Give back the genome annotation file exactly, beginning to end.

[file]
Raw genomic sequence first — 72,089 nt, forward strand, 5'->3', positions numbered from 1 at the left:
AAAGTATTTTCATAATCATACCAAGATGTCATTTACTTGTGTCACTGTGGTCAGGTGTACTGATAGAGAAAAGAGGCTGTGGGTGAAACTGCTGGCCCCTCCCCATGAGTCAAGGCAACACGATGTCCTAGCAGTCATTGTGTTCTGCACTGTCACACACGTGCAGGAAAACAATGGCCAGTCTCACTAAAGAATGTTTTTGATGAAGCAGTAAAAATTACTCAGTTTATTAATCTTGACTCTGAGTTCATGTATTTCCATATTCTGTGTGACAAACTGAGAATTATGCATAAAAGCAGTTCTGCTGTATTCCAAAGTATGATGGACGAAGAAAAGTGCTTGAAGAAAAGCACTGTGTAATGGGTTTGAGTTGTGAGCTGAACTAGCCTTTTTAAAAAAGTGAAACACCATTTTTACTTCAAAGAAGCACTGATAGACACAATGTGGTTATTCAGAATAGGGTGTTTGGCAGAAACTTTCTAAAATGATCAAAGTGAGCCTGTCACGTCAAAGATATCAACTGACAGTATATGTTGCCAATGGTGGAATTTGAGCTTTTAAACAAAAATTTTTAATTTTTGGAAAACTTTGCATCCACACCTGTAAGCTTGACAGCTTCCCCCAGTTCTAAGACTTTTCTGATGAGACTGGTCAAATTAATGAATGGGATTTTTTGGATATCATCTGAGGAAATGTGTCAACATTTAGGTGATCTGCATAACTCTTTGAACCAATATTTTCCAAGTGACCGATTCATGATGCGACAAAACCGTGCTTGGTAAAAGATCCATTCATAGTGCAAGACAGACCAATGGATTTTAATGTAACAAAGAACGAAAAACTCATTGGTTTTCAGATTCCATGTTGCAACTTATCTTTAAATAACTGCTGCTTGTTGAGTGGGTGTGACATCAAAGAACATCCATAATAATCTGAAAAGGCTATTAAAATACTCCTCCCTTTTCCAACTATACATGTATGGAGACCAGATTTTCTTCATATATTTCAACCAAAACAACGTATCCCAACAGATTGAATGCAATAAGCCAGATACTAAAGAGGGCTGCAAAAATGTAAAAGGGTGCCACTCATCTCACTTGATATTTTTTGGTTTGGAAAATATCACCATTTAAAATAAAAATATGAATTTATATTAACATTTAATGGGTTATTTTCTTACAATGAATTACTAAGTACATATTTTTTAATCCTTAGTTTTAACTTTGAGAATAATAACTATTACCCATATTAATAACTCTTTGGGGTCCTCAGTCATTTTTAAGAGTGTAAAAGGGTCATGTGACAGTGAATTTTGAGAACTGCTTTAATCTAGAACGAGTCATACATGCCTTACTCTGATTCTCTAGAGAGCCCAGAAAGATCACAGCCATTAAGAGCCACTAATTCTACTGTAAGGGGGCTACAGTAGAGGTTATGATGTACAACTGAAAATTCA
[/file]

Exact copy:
Raw genomic sequence first — 72,089 nt, forward strand, 5'->3', positions numbered from 1 at the left:
AAAGTATTTTCATAATCATACCAAGATGTCATTTACTTGTGTCACTGTGGTCAGGTGTACTGATAGAGAAAAGAGGCTGTGGGTGAAACTGCTGGCCCCTCCCCATGAGTCAAGGCAACACGATGTCCTAGCAGTCATTGTGTTCTGCACTGTCACACACGTGCAGGAAAACAATGGCCAGTCTCACTAAAGAATGTTTTTGATGAAGCAGTAAAAATTACTCAGTTTATTAATCTTGACTCTGAGTTCATGTATTTCCATATTCTGTGTGACAAACTGAGAATTATGCATAAAAGCAGTTCTGCTGTATTCCAAAGTATGATGGACGAAGAAAAGTGCTTGAAGAAAAGCACTGTGTAATGGGTTTGAGTTGTGAGCTGAACTAGCCTTTTTAAAAAAGTGAAACACCATTTTTACTTCAAAGAAGCACTGATAGACACAATGTGGTTATTCAGAATAGGGTGTTTGGCAGAAACTTTCTAAAATGATCAAAGTGAGCCTGTCACGTCAAAGATATCAACTGACAGTATATGTTGCCAATGGTGGAATTTGAGCTTTTAAACAAAAATTTTTAATTTTTGGAAAACTTTGCATCCACACCTGTAAGCTTGACAGCTTCCCCCAGTTCTAAGACTTTTCTGATGAGACTGGTCAAATTAATGAATGGGATTTTTTGGATATCATCTGAGGAAATGTGTCAACATTTAGGTGATCTGCATAACTCTTTGAACCAATATTTTCCAAGTGACCGATTCATGATGCGACAAAACCGTGCTTGGTAAAAGATCCATTCATAGTGCAAGACAGACCAATGGATTTTAATGTAACAAAGAACGAAAAACTCATTGGTTTTCAGATTCCATGTTGCAACTTATCTTTAAATAACTGCTGCTTGTTGAGTGGGTGTGACATCAAAGAACATCCATAATAATCTGAAAAGGCTATTAAAATACTCCTCCCTTTTCCAACTATACATGTATGGAGACCAGATTTTCTTCATATATTTCAACCAAAACAACGTATCCCAACAGATTGAATGCAATAAGCCAGATACTAAAGAGGGCTGCAAAAATGTAAAAGGGTGCCACTCATCTCACTTGATATTTTTTGGTTTGGAAAATATCACCATTTAAAATAAAAATATGAATTTATATTAACATTTAATGGGTTATTTTCTTACAATGAATTACTAAGTACATATTTTTTAATCCTTAGTTTTAACTTTGAGAATAATAACTATTACCCATATTAATAACTCTTTGGGGTCCTCAGTCATTTTTAAGAGTGTAAAAGGGTCATGTGACAGTGAATTTTGAGAACTGCTTTAATCTAGAACGAGTCATACATGCCTTACTCTGATTCTCTAGAGAGCCCAGAAAGATCACAGCCATTAAGAGCCACTAATTCTACTGTAAGGGGGCTACAGTAGAGGTTATGATGTACAACTGAAAATTCA